Lay down the stone axe take up the steel,
Work like a nigger for a white man's meal,
No more firestick that made whites scoff,
Now all electric and no better off.
and it ends where it all ends:
Lay down the woomera, lay down the waddy,
Now we got atom bomb. End everybody.


Tuesday, 14 July 2009

the Italian edition of The Black Diamond Detective Agency, published by Magic Press, who also did From Hell, just arrived in the mail. I open it to see how my favourite pages are looking, and i start to notice all my mistakes and oversights, the things inevitably missed when one is concentrating on the total effect. But at the same time I'd forgotten how hard I worked on this thing. This is another book, like From Hell, for which I used a large amount of photo-reference. the trick with that is to do it without being obvious. An image should not draw attention to itself as having been based on a photo because that tends to give the lie to all the stuff around it. Rather than being the text of the work, the detail becomes a reference to something existing outside the text, and the whole thing starts to unravel. And there just isn't time, if you're making a living out of it, to check every detail against a model. I lavished so much care on the big bottom that I didn't notice that the arm was implausible (I had no photo to get me anywhere close to what was needed for this one). I've fixed it digitally for showing here (click for an even bigger bottom):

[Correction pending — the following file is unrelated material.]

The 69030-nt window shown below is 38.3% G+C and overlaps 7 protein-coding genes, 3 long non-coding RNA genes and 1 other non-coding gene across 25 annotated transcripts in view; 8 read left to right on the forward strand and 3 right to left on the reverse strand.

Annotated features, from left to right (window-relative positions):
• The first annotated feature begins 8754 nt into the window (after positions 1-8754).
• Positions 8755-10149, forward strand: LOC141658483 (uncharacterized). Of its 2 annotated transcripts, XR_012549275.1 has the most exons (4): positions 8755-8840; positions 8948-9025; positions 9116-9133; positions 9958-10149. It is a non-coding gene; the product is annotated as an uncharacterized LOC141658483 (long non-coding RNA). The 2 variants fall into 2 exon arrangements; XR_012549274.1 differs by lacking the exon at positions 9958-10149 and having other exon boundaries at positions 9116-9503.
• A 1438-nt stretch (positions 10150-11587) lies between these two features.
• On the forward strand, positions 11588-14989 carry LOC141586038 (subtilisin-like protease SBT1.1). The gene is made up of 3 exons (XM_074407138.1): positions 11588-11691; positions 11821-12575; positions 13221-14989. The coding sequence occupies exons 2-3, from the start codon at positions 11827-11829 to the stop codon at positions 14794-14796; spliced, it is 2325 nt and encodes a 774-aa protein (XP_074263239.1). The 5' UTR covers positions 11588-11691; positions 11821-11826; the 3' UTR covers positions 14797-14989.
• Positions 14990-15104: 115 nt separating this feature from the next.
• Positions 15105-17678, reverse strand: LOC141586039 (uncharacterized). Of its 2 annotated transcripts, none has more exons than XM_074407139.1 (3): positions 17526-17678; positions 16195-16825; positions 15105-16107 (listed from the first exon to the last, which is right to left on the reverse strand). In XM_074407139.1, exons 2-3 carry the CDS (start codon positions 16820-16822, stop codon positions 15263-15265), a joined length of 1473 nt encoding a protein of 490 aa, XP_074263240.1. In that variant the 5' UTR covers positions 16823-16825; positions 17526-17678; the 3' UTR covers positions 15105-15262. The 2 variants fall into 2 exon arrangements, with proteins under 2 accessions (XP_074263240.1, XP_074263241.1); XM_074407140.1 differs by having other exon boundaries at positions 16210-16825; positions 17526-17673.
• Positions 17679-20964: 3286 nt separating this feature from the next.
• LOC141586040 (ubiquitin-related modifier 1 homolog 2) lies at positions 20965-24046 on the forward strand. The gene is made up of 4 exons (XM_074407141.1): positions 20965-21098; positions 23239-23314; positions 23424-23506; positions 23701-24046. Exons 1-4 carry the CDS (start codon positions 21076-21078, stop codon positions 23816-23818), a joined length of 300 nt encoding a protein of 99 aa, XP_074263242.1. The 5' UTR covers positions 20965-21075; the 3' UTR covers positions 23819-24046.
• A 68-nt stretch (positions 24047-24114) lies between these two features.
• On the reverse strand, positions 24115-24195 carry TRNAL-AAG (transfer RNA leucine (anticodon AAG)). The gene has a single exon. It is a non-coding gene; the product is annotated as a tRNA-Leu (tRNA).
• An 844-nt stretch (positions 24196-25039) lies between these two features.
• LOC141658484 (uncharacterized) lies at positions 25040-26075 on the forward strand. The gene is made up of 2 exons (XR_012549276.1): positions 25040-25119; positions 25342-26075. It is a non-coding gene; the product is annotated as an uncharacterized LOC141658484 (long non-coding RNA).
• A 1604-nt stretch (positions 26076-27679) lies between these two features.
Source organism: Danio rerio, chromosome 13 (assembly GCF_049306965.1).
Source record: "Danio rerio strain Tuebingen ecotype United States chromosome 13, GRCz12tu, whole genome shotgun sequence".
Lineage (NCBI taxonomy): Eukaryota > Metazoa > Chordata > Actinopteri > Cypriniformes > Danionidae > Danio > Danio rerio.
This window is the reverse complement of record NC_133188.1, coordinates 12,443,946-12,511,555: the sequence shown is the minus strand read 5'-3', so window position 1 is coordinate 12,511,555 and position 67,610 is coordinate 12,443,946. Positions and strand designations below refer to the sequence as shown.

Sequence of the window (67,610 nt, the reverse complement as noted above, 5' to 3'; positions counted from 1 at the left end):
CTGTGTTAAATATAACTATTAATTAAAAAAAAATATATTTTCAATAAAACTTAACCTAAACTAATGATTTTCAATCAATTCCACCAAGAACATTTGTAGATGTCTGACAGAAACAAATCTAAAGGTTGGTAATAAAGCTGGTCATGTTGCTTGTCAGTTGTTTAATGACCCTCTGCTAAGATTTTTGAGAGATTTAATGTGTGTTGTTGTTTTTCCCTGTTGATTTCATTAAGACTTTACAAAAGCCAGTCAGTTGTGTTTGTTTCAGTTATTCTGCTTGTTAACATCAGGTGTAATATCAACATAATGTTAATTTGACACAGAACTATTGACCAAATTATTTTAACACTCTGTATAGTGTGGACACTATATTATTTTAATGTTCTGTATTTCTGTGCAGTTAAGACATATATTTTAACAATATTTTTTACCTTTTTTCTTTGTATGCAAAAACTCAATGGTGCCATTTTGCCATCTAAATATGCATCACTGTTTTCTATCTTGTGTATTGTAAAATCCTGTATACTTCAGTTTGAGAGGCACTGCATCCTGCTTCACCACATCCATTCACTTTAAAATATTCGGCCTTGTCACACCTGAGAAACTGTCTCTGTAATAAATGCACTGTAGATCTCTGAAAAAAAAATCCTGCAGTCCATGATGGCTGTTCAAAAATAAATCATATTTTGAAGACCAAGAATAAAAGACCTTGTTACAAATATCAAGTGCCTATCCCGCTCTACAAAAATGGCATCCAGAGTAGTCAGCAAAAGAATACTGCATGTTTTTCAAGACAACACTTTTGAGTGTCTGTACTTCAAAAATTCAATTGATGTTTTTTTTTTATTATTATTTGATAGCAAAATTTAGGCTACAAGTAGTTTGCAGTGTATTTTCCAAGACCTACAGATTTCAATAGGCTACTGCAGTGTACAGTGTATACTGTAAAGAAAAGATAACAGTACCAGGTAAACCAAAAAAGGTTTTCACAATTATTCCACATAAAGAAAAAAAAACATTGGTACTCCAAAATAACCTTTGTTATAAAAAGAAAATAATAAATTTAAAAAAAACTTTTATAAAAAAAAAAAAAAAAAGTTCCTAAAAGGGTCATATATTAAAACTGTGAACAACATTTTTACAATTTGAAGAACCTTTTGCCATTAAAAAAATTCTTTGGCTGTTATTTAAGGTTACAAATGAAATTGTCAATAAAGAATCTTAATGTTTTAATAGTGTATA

(ignoring the digital tampering, the above is what the original art looks like, with the brown stretching tape still visible)

Crime writer Peter Doyle, author of City of Shadows, a stunning book of and about old police crime scene photos in Sydney Australia (circa 1920s) recognized some of his dead crims doing service as extras in The Black Diamond, even though I skewed them considerably, like this poor chap here, getting his just desserts no doubt.

Black Diamond Still available in English from First Second Books. Here's a recent review.

postscript. The wife of my bosom seriously wants it to be known that she did NOT pose for the big bottom.


Monday, 13 July 2009

How to get into the movie business

don Murphy, movie producer, told me about this a year and a half ago and I've been waiting for something to come of it. There used to be a character who posted regularly in my comments here, who uses the monicker 'Hemlockman'. You could describe him as brash. In one of his posts here took a pop at the From Hell movie. I can't remember his words exactly , but they were probably something witty along the lines of "it was a pile of shit." Right away he set off one of Don Murphy's Google alerts, and the movie producer turned up forthwith in my comments section. What ensued is by now a well rehearsed press release:
REUTERS: Web wrangle leads to movie deal for novelist Sun Jul 12, 2009
LOS ANGELES (Hollywood Reporter) - Producers Don Murphy and John Wells have teamed up to option "The Flock," a novel by James Robert Smith. The book tells the story of a group of highly intelligent giant prehistoric birds discovered in the Florida Everglades who are intent on protecting their ancient home when faced with encroachment by theme park developers.